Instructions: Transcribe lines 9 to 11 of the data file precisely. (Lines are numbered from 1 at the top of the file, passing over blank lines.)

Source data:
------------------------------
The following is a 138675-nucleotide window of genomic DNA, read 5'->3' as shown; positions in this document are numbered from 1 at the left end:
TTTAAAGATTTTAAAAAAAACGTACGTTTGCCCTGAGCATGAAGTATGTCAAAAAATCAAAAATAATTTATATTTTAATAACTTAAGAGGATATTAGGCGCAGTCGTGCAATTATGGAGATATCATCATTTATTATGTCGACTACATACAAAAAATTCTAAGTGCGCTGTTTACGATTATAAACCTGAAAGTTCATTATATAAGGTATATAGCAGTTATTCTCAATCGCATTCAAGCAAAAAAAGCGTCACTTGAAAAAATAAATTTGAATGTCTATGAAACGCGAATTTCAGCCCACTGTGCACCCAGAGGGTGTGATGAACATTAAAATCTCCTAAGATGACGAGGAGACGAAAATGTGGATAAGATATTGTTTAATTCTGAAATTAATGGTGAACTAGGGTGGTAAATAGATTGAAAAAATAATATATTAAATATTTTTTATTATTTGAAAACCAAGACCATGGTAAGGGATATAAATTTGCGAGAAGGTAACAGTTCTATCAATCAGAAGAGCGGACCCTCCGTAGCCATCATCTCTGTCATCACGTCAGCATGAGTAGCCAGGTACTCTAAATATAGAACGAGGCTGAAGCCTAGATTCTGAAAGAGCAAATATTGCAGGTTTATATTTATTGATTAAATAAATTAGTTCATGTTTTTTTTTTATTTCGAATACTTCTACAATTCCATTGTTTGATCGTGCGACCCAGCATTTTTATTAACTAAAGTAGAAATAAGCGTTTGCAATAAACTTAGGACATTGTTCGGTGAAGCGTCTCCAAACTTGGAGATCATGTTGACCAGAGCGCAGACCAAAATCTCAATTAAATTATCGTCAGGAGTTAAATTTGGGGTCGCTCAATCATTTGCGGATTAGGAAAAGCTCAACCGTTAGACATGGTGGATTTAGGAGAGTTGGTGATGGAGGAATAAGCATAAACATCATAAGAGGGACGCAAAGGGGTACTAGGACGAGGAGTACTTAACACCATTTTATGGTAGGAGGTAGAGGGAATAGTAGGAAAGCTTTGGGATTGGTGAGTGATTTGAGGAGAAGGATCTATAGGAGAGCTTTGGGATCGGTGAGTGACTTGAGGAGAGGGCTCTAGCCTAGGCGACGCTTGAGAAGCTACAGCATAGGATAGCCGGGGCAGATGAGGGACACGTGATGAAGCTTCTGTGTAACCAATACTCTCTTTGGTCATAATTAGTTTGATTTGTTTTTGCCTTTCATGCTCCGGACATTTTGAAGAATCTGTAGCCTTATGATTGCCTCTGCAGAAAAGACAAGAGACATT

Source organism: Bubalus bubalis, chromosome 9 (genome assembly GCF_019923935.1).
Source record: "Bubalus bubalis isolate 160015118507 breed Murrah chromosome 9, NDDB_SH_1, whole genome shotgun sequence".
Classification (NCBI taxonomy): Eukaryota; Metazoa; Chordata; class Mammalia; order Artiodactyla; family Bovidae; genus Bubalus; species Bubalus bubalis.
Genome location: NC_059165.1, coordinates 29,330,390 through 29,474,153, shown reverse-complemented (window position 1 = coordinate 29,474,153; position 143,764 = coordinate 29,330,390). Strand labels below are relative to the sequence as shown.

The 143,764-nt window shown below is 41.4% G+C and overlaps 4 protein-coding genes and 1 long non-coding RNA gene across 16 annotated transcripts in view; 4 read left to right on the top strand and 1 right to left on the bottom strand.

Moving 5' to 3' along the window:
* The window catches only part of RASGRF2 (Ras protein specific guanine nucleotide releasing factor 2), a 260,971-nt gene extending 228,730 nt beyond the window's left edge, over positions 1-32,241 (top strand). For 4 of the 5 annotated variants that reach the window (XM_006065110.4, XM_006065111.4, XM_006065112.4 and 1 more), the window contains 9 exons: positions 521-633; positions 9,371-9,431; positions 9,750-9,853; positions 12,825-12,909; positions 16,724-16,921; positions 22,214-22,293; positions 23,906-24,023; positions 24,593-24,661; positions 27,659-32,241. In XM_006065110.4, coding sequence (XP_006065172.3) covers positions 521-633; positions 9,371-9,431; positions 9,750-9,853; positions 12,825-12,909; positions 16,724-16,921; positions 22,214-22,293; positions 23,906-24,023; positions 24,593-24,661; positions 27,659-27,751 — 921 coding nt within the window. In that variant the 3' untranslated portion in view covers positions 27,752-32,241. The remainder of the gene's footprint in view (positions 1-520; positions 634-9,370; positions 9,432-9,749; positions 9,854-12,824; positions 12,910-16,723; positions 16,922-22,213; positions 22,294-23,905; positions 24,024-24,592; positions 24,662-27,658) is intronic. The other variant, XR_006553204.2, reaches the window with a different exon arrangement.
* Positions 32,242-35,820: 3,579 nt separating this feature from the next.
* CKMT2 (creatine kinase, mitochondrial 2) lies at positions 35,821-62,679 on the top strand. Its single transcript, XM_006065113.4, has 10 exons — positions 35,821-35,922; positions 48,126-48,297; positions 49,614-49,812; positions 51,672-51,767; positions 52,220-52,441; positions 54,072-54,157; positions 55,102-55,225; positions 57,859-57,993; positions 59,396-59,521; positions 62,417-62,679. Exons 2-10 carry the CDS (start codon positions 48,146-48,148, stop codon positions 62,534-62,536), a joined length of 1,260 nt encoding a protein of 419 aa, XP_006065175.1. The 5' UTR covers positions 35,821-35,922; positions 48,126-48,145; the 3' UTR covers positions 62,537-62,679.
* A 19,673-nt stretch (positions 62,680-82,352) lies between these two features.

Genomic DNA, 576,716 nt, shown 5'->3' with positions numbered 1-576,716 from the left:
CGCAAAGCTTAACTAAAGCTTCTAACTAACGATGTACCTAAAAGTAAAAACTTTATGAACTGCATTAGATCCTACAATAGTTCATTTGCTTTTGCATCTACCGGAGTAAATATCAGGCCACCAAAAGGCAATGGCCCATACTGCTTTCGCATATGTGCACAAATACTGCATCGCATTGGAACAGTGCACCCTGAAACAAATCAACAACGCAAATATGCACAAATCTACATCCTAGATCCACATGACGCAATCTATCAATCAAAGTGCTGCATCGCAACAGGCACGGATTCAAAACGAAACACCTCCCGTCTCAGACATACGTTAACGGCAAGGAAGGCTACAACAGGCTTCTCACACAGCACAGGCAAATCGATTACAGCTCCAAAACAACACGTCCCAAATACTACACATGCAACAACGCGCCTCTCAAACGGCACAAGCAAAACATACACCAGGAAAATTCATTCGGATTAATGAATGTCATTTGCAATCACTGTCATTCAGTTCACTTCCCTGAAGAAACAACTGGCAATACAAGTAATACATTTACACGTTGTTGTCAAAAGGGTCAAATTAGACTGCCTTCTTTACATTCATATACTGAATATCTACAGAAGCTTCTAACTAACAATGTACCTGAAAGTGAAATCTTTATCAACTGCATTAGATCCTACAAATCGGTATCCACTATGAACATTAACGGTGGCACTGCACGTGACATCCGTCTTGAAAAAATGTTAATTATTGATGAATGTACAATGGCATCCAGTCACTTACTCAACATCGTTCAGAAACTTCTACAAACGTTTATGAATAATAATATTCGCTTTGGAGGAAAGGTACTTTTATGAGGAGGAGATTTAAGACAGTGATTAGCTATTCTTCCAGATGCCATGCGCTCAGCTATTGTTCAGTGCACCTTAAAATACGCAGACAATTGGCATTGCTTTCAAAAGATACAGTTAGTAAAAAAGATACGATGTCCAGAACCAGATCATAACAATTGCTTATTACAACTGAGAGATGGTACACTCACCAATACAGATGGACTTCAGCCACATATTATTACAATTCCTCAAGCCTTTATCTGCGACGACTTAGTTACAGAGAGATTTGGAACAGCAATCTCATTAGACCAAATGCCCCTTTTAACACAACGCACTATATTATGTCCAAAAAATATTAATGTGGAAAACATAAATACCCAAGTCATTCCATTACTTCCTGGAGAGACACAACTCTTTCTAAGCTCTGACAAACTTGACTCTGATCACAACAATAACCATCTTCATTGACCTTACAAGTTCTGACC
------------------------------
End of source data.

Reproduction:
* The window catches only part of RASGRF2 (Ras protein specific guanine nucleotide releasing factor 2), a 260,971-nt gene extending 228,730 nt beyond the window's left edge, over positions 1-32,241 (top strand). For 4 of the 5 annotated variants that reach the window (XM_006065110.4, XM_006065111.4, XM_006065112.4 and 1 more), the window contains 9 exons: positions 521-633; positions 9,371-9,431; positions 9,750-9,853; positions 12,825-12,909; positions 16,724-16,921; positions 22,214-22,293; positions 23,906-24,023; positions 24,593-24,661; positions 27,659-32,241. In XM_006065110.4, coding sequence (XP_006065172.3) covers positions 521-633; positions 9,371-9,431; positions 9,750-9,853; positions 12,825-12,909; positions 16,724-16,921; positions 22,214-22,293; positions 23,906-24,023; positions 24,593-24,661; positions 27,659-27,751 — 921 coding nt within the window. In that variant the 3' untranslated portion in view covers positions 27,752-32,241. The remainder of the gene's footprint in view (positions 1-520; positions 634-9,370; positions 9,432-9,749; positions 9,854-12,824; positions 12,910-16,723; positions 16,922-22,213; positions 22,294-23,905; positions 24,024-24,592; positions 24,662-27,658) is intronic. The other variant, XR_006553204.2, reaches the window with a different exon arrangement.
* Positions 32,242-35,820: 3,579 nt separating this feature from the next.
* CKMT2 (creatine kinase, mitochondrial 2) lies at positions 35,821-62,679 on the top strand. Its single transcript, XM_006065113.4, has 10 exons — positions 35,821-35,922; positions 48,126-48,297; positions 49,614-49,812; positions 51,672-51,767; positions 52,220-52,441; positions 54,072-54,157; positions 55,102-55,225; positions 57,859-57,993; positions 59,396-59,521; positions 62,417-62,679. Exons 2-10 carry the CDS (start codon positions 48,146-48,148, stop codon positions 62,534-62,536), a joined length of 1,260 nt encoding a protein of 419 aa, XP_006065175.1. The 5' UTR covers positions 35,821-35,922; positions 48,126-48,145; the 3' UTR covers positions 62,537-62,679.